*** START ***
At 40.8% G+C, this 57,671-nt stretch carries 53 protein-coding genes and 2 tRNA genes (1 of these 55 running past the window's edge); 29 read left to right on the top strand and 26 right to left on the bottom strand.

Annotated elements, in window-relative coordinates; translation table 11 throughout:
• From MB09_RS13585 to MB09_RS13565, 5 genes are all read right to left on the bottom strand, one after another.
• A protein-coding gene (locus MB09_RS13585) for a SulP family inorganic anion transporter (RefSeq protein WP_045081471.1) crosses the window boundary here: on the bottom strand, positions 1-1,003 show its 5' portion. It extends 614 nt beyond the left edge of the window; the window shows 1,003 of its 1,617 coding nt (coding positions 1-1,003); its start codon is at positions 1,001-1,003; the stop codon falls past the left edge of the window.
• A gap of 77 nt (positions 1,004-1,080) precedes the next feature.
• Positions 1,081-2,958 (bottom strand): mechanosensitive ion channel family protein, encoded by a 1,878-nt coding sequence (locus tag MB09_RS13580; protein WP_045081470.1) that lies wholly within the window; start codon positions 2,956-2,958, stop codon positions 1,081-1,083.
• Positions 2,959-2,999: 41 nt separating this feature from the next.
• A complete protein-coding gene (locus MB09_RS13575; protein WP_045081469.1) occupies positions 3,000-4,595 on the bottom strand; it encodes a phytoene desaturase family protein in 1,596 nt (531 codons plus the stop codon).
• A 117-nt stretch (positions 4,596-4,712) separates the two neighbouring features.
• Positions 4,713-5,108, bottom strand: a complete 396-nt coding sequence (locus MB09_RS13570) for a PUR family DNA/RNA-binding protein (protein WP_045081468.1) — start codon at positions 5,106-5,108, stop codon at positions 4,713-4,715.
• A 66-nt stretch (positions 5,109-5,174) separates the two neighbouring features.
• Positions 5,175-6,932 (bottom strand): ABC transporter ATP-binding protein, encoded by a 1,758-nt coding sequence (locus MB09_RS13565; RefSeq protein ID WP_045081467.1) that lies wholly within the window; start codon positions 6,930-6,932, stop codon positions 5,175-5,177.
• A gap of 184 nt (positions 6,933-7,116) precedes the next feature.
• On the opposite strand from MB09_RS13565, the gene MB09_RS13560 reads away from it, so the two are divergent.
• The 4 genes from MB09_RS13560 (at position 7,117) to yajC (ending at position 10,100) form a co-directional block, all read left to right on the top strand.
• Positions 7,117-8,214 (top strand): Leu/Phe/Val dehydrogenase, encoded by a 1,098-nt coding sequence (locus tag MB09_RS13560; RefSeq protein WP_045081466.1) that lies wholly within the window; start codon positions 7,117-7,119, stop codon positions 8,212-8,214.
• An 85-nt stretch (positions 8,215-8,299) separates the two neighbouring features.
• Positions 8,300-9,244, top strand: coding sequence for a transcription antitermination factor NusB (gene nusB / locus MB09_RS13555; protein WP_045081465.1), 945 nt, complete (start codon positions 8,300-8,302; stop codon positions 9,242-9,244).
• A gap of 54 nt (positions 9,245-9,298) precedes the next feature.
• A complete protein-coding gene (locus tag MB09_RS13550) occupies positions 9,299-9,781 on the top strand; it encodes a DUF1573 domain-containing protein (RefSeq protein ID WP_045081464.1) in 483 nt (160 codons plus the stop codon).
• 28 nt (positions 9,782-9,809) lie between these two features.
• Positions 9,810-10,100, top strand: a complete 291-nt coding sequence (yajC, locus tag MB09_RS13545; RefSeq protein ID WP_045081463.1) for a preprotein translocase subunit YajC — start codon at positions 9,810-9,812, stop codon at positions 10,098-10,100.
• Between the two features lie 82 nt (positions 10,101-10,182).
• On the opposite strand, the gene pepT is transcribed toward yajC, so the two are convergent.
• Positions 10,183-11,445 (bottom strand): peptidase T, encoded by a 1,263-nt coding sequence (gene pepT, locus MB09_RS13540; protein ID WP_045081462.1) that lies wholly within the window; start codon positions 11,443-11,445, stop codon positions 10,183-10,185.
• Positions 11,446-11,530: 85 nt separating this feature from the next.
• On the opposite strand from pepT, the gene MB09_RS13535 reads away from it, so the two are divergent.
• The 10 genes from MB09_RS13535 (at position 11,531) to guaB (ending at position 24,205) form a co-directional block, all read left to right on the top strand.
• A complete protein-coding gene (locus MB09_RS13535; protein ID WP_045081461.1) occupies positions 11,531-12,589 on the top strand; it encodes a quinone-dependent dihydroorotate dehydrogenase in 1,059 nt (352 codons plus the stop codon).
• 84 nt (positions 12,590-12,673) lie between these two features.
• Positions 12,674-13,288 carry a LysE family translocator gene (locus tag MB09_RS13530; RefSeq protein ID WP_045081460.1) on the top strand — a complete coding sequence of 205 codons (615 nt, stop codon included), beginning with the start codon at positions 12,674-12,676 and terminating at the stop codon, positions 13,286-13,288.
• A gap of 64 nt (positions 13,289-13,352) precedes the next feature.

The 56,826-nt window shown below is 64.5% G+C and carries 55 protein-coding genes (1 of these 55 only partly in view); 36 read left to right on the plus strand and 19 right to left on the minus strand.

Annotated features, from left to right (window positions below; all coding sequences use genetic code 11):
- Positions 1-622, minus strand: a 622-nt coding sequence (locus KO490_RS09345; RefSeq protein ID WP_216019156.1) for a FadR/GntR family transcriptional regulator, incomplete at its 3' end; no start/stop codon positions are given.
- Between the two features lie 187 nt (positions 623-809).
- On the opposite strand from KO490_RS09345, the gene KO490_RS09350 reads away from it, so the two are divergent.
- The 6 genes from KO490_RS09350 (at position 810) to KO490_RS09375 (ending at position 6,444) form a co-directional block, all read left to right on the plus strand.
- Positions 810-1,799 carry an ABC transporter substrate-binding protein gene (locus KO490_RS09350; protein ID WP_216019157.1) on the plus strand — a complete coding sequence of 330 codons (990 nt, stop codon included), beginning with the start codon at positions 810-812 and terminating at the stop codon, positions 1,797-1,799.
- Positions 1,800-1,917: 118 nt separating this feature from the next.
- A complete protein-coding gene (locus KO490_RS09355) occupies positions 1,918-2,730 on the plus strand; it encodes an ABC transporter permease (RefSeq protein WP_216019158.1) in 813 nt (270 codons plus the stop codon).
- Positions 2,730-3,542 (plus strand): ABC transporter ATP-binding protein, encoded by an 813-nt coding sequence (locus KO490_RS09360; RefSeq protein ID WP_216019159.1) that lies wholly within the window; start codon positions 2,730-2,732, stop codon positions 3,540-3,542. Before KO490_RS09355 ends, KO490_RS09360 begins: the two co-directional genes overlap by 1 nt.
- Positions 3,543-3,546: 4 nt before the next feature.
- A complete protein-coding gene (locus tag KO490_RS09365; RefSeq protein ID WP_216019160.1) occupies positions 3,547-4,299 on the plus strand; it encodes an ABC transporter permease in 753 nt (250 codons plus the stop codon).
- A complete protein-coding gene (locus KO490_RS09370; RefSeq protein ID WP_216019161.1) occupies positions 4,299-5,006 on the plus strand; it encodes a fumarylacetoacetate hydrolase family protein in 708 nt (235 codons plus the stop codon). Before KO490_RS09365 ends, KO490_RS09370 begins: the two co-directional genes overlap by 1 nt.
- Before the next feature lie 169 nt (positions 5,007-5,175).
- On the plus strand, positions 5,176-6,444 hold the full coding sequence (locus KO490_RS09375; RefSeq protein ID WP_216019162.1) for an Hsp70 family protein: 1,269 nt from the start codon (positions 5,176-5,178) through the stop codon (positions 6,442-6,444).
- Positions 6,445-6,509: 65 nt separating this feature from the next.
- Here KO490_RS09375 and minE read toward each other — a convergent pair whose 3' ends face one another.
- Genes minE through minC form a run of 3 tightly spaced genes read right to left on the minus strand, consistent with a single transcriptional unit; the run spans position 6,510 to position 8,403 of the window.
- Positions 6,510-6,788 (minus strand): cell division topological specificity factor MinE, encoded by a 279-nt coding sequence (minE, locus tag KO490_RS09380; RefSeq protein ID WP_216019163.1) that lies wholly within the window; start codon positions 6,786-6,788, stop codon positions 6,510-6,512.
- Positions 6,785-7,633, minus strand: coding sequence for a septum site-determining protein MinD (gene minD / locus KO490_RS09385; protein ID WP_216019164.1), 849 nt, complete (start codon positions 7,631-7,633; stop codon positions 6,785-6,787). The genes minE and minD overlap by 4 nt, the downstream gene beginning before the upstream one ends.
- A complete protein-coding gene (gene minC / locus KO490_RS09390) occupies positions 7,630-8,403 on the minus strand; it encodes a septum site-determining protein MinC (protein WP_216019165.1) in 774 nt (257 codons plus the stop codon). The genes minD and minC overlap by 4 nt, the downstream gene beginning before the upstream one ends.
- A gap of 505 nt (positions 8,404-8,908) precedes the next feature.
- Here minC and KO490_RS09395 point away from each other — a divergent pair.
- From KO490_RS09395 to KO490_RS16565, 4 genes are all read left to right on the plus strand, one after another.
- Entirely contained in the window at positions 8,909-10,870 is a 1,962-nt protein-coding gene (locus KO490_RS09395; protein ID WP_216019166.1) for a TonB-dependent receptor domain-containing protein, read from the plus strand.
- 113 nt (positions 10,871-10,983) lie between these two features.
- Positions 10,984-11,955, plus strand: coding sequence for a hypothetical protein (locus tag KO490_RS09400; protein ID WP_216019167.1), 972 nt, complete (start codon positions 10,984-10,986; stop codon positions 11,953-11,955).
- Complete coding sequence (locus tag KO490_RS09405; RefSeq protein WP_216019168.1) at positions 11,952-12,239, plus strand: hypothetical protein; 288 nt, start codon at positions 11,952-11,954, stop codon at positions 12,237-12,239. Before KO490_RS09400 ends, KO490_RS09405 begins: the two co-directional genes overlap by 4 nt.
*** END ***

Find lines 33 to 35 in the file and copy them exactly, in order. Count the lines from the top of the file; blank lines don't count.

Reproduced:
The 56,826-nt window shown below is 64.5% G+C and carries 55 protein-coding genes (1 of these 55 only partly in view); 36 read left to right on the plus strand and 19 right to left on the minus strand.

Annotated features, from left to right (window positions below; all coding sequences use genetic code 11):
- Positions 1-622, minus strand: a 622-nt coding sequence (locus KO490_RS09345; RefSeq protein ID WP_216019156.1) for a FadR/GntR family transcriptional regulator, incomplete at its 3' end; no start/stop codon positions are given.